To apply, a student must send two copies of all application forms, letters of recommendation and transcript to Dr. Richard E. Nygren, Sandia National Laboratories, PO Box 5800, Albuquerque, NM 87185. Applications must be postmarked no later than March 7, 2006.

Information and application forms are available on the National Youth Science Camp website at:

Science Link

ALIEN LIGHTNING: NASA's Cassini spacecraft is tracking an intense lightning storm on Saturn. The powerful bolts are causing the spacecraft's radio instruments to "crackle"--much like the crackles you might hear coming from your car's AM radio when you drive by a thunderstorm on Earth. Visit to listen to the sounds of Saturn's lightning.

Monday Morning Message, February 13, 2006

Happy Almost Valentine's Day!

February Evaluations!

Best of luck to the teams remaining to present at UNM and New Mexico Tech. Do check the evaluation page ( for last minute changes.

Teams at Albuquerque High and Rio Rancho Mid/High report that doing a presentation for peers, parents, and others in the community really helps them feel prepared for the main evaluation.

Do pay attention to the judges' comments as you prepare to write your final report and do your final presentation.

Sandia Tour

There is still room for another eight students and teachers for the Sandia Tour on March 20th. Send your requests to and see for the registration information. What a great opportunity for those teams able to attend.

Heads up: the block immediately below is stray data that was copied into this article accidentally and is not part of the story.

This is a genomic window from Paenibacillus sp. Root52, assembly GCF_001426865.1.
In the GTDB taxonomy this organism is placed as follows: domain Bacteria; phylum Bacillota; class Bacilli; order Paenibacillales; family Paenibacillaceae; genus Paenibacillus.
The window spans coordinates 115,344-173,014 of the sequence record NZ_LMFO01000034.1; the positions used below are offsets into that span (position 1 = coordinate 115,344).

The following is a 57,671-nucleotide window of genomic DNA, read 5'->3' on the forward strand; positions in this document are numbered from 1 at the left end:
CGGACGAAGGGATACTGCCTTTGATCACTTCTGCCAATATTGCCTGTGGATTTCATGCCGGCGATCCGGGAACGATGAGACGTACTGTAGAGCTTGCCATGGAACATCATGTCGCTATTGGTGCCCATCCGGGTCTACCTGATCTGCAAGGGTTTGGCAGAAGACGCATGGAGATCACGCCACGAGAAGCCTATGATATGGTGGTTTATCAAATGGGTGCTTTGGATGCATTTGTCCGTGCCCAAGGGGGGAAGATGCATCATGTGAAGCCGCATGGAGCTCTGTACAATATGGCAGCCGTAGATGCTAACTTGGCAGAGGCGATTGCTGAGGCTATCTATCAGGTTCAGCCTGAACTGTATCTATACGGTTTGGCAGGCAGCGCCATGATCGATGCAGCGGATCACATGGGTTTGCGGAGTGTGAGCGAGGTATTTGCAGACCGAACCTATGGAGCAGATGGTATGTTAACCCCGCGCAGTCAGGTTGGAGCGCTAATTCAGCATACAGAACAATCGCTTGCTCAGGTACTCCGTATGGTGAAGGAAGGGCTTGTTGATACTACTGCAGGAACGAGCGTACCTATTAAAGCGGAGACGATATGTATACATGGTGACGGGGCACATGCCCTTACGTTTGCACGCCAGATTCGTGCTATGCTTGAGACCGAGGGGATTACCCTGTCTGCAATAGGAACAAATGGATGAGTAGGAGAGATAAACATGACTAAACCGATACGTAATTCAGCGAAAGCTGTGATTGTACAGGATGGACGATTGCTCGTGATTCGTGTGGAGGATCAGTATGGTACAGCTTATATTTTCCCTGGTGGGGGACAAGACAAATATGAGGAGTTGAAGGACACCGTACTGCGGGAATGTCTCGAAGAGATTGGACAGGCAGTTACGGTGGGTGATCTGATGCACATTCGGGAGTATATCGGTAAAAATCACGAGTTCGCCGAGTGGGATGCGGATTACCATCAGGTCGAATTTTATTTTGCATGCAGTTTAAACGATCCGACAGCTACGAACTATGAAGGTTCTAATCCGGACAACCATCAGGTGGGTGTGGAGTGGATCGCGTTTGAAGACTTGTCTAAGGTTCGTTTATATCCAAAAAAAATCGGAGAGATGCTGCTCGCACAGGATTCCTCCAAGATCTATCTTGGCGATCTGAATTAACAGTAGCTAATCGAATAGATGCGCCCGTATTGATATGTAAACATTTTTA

Supercomputing Challenge Teacher of the Year

Last year we initiated a new award for the best teacher sponsor in the Challenge. Students write a note to Consult telling us why they think their teacher deserves this award. Send your entries in before April 1st.

Summer Opportunities

Summer Science Program--highly selective

This is a national program that recruits 72 students-current juniors--nationally and internationally to spend six weeks at either Socorro or Ojai, CA 36 students at each location. Because of support the program receives from NM Tech, LANL, and Sandia, the entire $3,300 fee is waived for NM residents who are accepted. The curriculum is organized around a classic astronomical research project: working in teams of three, students determine the orbit of an asteroid from their own observations, measurements, and software. More information at

NM Tech Mini Courses

This year these courses will be offered for just one week, July 23-28. Cost is $450 for tuition, room, and board, with classes offered in a variety of areas.

Science in the News

Look at this article entitled Beyond Bar Codes Submit a comment at the end of the article!